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Why Are 'Anti-Vaxxers' Even a Thing?


The virtual absence of deadly diseases such as smallpox, diphtheria, polio and rubella babies proves the great success of mass vaccination programs.

A nurse uses a syringe to prepare an injection of the combined Measles Mumps and Rubella (MMR) vaccination. (Photo: GEOFF CADDICK/AFP/Getty Images)

I remember as a child in the late 1940’s running away from our home in New York City in the summer. My family made sure that my sister and I were not there during July and August. I thought it was because of the hot, humid weather, but it wasn’t. I did not understand it then, but I do now.

It was called the “Polio season,” and we were afraid of it.

Medical students today are taught about polio but strictly as a historical note. There are no more iron lungs or people being crippled by the polio virus. Why? Because of mass vaccination programs and herd immunity.

A patient "lives" in an iron lung after being paralyzed by polio. Photo Courtesy of Author.

Herd immunity works this way: When a percentage of the population has been vaccinated, they are immune to certain diseases. This provides a measure of protection for those who are unimmunized and therefore susceptible. Simply put, the volume of immunized people makes it harder for any contagion to spread. Vaccination breaks the chains of passage of the infection. The infected person is more likely to contact an immunized person than someone who could contract the disease.

The greater the proportion of individuals who are vaccinated, the less chance a disease has to spread.

How many of today's practicing doctors have seen a case of diphtheria, meningococcal meningitis, polio, tetanus, sterility after mumps, or a rubella baby? I have but I am quite old (okay, senior, or better, experience.).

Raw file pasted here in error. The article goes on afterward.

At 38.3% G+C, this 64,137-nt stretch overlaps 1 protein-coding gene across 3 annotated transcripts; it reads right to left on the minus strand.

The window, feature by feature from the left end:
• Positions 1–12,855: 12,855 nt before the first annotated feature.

The following is a list of currently available vaccines. Speaking as a physician, I am overjoyed that my medical students might never see any of these diseases. As a patient, think about the terrible diseases that you are unlikely to experience if you get vaccinated.

  • Diphtheria
  • Hemophilus influenza type b
  • Hepatitis A
  • Herpes zoster (shingles)
  • Human papilloma virus (HPV)
  • Influenza – only some forms
  • Measles
  • Meningococcal infections, especially meningitis
  • Mumps
  • Pertussis
  • Pneumococcal infections
  • Polio
  • Rotavirus
  • Rubella
  • Tetanus
  • Varicella (chickenpox, with some protection from smallpox)

The following are the arguments I have heard voiced against mass vaccination: don’t work; complications; misinformation, and unnecessary.

MEASLESA nurse uses a syringe to prepare an injection of the combined Measles Mumps and Rubella (MMR) vaccination. (Photo: GEOFF CADDICK/AFP/Getty Images)

Those who say vaccinations don’t work need to review medical history as well as reams of hard medical data that show the drastic decline in diseases for which there are vaccines. Some others in the “don’t work” group point to vaccinated people who do get the disease, such as pertussis or measles.

Ask any father of a daughter (I am one) if he wants her to run the risk of cervical cancer or have HPV vaccination? That’s a no brainer.